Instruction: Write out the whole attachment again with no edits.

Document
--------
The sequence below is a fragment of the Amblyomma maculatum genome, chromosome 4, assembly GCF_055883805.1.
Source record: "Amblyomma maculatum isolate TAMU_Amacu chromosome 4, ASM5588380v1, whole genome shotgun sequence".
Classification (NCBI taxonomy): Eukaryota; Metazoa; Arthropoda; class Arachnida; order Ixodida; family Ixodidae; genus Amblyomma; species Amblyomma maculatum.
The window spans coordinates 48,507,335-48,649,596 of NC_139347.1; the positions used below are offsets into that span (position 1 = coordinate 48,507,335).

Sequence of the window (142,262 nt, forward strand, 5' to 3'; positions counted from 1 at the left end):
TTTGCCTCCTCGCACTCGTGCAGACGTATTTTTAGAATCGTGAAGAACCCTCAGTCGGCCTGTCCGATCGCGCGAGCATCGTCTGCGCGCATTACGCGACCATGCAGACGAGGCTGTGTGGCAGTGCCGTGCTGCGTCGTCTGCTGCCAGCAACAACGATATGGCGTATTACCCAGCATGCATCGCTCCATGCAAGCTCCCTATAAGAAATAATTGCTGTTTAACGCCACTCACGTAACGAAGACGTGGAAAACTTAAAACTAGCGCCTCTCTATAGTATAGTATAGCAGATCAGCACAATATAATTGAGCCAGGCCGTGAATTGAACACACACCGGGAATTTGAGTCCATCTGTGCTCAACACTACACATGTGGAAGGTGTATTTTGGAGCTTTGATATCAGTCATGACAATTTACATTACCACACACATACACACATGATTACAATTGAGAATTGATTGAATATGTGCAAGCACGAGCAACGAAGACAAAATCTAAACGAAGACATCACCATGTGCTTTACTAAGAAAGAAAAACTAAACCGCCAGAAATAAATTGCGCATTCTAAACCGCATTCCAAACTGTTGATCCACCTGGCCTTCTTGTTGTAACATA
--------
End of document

The sequence below is a fragment of the Amblyomma maculatum genome, chromosome 4, assembly GCF_055883805.1.
Source record: "Amblyomma maculatum isolate TAMU_Amacu chromosome 4, ASM5588380v1, whole genome shotgun sequence".
Classification (NCBI taxonomy): Eukaryota; Metazoa; Arthropoda; class Arachnida; order Ixodida; family Ixodidae; genus Amblyomma; species Amblyomma maculatum.
The window spans coordinates 48,507,335-48,649,596 of NC_139347.1; the positions used below are offsets into that span (position 1 = coordinate 48,507,335).

Sequence of the window (142,262 nt, forward strand, 5' to 3'; positions counted from 1 at the left end):
TTTGCCTCCTCGCACTCGTGCAGACGTATTTTTAGAATCGTGAAGAACCCTCAGTCGGCCTGTCCGATCGCGCGAGCATCGTCTGCGCGCATTACGCGACCATGCAGACGAGGCTGTGTGGCAGTGCCGTGCTGCGTCGTCTGCTGCCAGCAACAACGATATGGCGTATTACCCAGCATGCATCGCTCCATGCAAGCTCCCTATAAGAAATAATTGCTGTTTAACGCCACTCACGTAACGAAGACGTGGAAAACTTAAAACTAGCGCCTCTCTATAGTATAGTATAGCAGATCAGCACAATATAATTGAGCCAGGCCGTGAATTGAACACACACCGGGAATTTGAGTCCATCTGTGCTCAACACTACACATGTGGAAGGTGTATTTTGGAGCTTTGATATCAGTCATGACAATTTACATTACCACACACATACACACATGATTACAATTGAGAATTGATTGAATATGTGCAAGCACGAGCAACGAAGACAAAATCTAAACGAAGACATCACCATGTGCTTTACTAAGAAAGAAAAACTAAACCGCCAGAAATAAATTGCGCATTCTAAACCGCATTCCAAACTGTTGATCCACCTGGCCTTCTTGTTGTAACATA